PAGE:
be like. They are not simply Utopian, not pure projections of the desire for happiness, for the hope
only emerges through portrayal of the existing social
norms. In the situation sketched above, it is only
through such ‘realistic’ focusing on contemporary
social norms that artists can transcend these norms
and achieve their artistic ~oals. Here, as Lukacs
would argue, the artist has an aesthetic motivation
to concentrate on present social life. Indeed this
motivation towards social consciousness and involvement may lead artists towards art which directly
refers to social and political issues – political
art of type Cc).

In the above discussion I accept some of Lukacs’

criteria of realism – that art should refer to
central features of contemporary social life and
project radical hopes for the future. I differ from
Lukacs in accepting a pluralism of forms of politically progressive art – abstract painting, music, as
well as more traditional novels may be politically
progressive.

Further the need for such art must be seen in the
context of the whole process of artistic production,
for the structure of the productive process may prevent the achievement of such art. Benjamin argued
that there was an artistic motivation to transform

the social relations of artistic production. Whether
or not such a motivation exists depends on two
aspects of the structure of the social relations:

Ci) whether insightful politically progressive art
can be made within them;
Cii) whether the lack of a suitable audience reaction
within these production relations gradually
destroys the artist’s ability to make such insightful art. In this case, the artistic production relations would cause the degeneration
of artistic styles and the move from good art to
bad art. r14 ]
In such circumstances an aesthetic motivation would
exist to transform the existing social relations of
artistic production – to make political art of
type Cd).

There is no general answer to the question whether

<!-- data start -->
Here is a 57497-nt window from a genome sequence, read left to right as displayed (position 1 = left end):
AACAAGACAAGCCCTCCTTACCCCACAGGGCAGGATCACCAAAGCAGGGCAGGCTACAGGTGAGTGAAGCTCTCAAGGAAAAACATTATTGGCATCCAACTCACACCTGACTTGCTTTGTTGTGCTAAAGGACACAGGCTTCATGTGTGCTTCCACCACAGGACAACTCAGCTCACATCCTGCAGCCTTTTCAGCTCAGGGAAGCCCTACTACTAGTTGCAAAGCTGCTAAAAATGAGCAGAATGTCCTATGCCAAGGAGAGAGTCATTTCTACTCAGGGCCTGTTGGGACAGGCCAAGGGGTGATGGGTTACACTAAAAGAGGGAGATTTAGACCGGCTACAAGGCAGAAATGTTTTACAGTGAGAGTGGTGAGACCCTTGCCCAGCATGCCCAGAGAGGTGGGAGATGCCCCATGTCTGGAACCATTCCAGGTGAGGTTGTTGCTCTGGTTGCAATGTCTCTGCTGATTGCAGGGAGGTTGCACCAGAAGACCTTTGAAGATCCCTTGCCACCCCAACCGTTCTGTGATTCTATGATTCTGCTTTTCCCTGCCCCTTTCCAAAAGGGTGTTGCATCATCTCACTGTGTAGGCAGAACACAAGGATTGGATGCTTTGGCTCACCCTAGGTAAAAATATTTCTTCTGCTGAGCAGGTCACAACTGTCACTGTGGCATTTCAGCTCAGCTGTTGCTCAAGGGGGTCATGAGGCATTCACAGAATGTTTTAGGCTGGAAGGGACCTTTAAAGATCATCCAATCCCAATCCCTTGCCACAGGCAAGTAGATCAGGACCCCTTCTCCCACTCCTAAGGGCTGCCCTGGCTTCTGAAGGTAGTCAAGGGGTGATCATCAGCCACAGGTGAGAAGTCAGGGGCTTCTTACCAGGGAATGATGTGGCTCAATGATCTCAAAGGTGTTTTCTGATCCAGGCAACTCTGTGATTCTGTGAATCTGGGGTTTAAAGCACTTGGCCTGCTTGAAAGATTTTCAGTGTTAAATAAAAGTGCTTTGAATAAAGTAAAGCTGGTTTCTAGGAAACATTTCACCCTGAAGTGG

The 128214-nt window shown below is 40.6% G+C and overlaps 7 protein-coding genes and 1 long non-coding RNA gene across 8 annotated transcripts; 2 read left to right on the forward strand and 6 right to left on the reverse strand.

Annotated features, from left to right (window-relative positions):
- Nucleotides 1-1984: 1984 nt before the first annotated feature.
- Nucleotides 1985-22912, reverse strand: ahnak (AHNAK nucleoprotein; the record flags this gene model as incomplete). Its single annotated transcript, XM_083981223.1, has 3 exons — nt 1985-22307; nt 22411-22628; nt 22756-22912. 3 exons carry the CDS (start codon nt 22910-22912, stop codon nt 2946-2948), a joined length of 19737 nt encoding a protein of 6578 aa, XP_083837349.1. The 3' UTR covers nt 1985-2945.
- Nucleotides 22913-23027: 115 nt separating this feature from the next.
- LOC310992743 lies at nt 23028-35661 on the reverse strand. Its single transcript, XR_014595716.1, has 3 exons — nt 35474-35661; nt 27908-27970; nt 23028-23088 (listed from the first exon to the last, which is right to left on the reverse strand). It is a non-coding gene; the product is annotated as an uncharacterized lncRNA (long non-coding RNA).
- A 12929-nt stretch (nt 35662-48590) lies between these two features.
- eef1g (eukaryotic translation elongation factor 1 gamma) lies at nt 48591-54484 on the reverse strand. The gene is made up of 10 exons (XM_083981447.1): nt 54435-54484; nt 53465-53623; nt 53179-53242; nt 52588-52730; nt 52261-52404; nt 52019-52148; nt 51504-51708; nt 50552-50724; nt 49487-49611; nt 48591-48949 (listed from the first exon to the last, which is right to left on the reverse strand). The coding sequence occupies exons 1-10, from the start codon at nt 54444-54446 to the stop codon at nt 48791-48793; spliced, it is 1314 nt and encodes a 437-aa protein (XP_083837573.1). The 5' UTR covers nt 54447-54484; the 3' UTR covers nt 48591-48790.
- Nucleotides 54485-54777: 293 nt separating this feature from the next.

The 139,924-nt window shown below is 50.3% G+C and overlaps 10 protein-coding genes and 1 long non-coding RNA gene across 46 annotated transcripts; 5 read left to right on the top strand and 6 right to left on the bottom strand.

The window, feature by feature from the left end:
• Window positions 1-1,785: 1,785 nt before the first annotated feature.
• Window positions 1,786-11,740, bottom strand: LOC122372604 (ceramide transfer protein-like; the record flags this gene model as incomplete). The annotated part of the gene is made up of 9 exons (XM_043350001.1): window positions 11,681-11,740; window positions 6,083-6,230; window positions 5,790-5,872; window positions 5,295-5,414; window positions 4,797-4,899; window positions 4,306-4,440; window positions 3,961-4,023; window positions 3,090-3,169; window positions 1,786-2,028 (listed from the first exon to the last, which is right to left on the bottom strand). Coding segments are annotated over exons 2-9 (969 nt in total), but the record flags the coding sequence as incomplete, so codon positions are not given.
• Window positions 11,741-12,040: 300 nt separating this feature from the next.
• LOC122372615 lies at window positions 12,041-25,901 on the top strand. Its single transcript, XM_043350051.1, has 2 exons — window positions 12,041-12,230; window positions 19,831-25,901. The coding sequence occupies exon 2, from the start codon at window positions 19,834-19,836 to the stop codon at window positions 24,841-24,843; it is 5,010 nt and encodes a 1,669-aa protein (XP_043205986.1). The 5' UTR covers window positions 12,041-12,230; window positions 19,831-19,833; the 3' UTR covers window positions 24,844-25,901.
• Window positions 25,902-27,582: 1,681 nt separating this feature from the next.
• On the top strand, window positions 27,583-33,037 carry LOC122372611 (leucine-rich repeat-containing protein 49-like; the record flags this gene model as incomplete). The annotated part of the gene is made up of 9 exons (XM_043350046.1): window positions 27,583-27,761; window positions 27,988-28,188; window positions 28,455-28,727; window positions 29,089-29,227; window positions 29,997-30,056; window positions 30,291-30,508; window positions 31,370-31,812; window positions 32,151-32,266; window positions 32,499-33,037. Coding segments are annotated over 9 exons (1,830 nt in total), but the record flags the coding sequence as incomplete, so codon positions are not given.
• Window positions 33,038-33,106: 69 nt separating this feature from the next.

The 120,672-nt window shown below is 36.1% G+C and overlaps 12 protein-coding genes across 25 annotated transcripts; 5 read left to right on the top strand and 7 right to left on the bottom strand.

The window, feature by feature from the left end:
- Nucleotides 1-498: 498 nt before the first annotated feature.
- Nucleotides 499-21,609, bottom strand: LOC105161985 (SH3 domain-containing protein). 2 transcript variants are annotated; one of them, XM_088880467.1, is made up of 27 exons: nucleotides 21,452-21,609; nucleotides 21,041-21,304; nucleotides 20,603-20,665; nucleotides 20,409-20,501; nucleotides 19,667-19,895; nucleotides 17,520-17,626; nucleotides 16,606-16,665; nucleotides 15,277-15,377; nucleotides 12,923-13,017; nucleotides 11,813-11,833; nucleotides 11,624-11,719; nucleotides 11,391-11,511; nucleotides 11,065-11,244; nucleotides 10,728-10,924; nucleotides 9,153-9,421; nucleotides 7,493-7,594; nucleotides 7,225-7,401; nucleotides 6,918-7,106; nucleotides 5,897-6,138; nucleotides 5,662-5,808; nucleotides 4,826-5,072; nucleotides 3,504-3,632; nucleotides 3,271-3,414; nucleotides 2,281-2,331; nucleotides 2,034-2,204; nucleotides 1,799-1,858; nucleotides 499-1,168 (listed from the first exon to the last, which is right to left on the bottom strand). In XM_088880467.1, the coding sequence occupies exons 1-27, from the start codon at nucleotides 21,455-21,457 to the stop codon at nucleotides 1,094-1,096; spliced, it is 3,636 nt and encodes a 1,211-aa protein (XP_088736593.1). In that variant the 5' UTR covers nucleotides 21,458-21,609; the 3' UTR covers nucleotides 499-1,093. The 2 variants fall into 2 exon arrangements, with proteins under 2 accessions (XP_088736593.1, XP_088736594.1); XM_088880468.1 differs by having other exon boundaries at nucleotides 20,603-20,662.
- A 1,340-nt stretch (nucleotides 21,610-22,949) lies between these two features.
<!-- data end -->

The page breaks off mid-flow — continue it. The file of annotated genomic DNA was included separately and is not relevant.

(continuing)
artists should concentrate primarily on transforming
the artistic production relations or on showing
central features of the social world, whether they
should make a new theatre or new plays. The aesthetic
considerations will vary with the social circumstances
mentioned above, just as the political considerations
on the probable benefits of either choice will vary
with the strength of the working class movement and
the state of the capitalist economy.

Artists may have an aesthetic motivation to produce two sorts of political art. They may be motivated to make works which do not directly challenge
existing social relations yet which use socially
conditioned norms to suggest new social possibilities.

On the other hand, they may be motivated to make works
which transform the existing production relations and
help remove art from its traditional function as an
entertainment and legitimation for the upper classes.

Either sort of political art can exist alone. The
abstract expressionists, some of whom made political
art of the first type, worked for a small audience
and if anything increased the sense that. art is for
an elite. Daguerre, the inventor of photography,
provoked a radical change in the artistic production
relations, yet the content of his own work is rather
conventional. The best and most politically effective art – I think of Brecht, Chaplin, Eisenstein,
much jazz music – combines both aspects.

In the contemporary debate on politics and art one
side champions Daguerre, the other the abstract expressionists. I have tried to show that this is a